A clear path to regeneration
Functional recovery after traumatic injury within the adult brain and spine requires that the regenerating nerves cross the site of the injury. Unfortunately, scarring in this area leads to the expression of many proteins that inhibit axon growth.
In this issue of Nature Neuroscience (Vol. 4, No. 5, 01 May 2001), James Fawcett and colleagues show that proteins modified by addition of a class of sugars (known as chondroitin sulfates) are one type of these inhibitory molecules, and that chemical removal of these sugar groups permits regrowth through the injured site.
Their model of traumatic injury is damage to the rat nigrostriatal system, the dopamine-releasing neurons that degenerate in patients with Parkinson's disease. As expected, injury resulted in scarring of the neural tissue, which was accompanied by an increase in the expression of chondroitin sulfate proteins at the injured site. In control animals, essentially no nerve regrowth was seen to cross this scar. However, if the injured area was continuously treated with chondroitinase ABC, an enzyme that removes the inhibitory sugar groups, the dopamine-releasing axons grew across the injured site. Furthermore, these neurons did not grow across the site randomly, but actually grew back to their original target, suggesting that the treatment could, in principal, restore normal function.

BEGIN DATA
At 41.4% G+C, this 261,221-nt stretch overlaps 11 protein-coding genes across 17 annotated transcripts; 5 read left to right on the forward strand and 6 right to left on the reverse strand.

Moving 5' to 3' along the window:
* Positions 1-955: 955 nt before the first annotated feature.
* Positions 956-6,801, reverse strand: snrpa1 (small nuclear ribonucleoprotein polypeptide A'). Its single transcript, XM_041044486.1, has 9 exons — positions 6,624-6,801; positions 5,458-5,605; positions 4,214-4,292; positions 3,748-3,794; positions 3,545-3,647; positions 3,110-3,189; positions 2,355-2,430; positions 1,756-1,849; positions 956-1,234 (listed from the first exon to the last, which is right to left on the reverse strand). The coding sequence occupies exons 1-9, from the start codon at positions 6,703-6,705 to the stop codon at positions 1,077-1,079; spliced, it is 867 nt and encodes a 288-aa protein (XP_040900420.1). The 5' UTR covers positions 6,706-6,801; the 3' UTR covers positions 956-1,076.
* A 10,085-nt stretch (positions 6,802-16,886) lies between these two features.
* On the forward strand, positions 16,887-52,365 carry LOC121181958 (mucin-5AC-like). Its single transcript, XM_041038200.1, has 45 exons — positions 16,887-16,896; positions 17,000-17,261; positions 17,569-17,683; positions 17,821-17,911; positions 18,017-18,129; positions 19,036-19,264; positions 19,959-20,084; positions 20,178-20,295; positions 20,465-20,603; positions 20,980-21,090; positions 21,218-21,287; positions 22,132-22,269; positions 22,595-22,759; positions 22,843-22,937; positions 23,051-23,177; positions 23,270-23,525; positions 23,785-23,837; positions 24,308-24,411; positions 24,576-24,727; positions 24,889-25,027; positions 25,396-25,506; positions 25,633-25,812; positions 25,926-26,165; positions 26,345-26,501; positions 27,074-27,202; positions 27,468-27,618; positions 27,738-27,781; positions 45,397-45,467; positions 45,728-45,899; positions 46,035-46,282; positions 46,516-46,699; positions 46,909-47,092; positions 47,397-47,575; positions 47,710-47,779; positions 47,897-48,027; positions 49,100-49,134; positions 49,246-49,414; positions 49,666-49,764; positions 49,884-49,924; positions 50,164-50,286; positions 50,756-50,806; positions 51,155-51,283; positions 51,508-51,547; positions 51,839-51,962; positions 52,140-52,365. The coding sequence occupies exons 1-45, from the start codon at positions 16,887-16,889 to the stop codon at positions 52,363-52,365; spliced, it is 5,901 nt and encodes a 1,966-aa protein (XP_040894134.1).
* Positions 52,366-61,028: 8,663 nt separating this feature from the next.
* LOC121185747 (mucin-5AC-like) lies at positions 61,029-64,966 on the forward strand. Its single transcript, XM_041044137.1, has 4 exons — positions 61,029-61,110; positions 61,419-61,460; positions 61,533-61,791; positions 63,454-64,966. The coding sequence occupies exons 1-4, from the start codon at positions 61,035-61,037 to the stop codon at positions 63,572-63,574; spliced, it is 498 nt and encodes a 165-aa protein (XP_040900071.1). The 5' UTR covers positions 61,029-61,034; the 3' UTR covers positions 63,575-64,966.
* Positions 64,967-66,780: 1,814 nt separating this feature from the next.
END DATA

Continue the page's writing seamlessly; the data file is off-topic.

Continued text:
Whether true functional recovery is actually obtained will need to be addressed in future studies. However, this work does suggest that enzymes such as chondroitinase ABC are promising candidates for therapy in cases of traumatic injury to the adult brain and spine.
Dr. James W. Fawcett
University of Cambridge
Downing Site, Tennis Court Road
Cambridge, CB2 3EG
tel: +44 1223 333832
fax : +44 1223 333840
(C) Nature Neuroscience press release.
Message posted by: Trevor M. D'Souza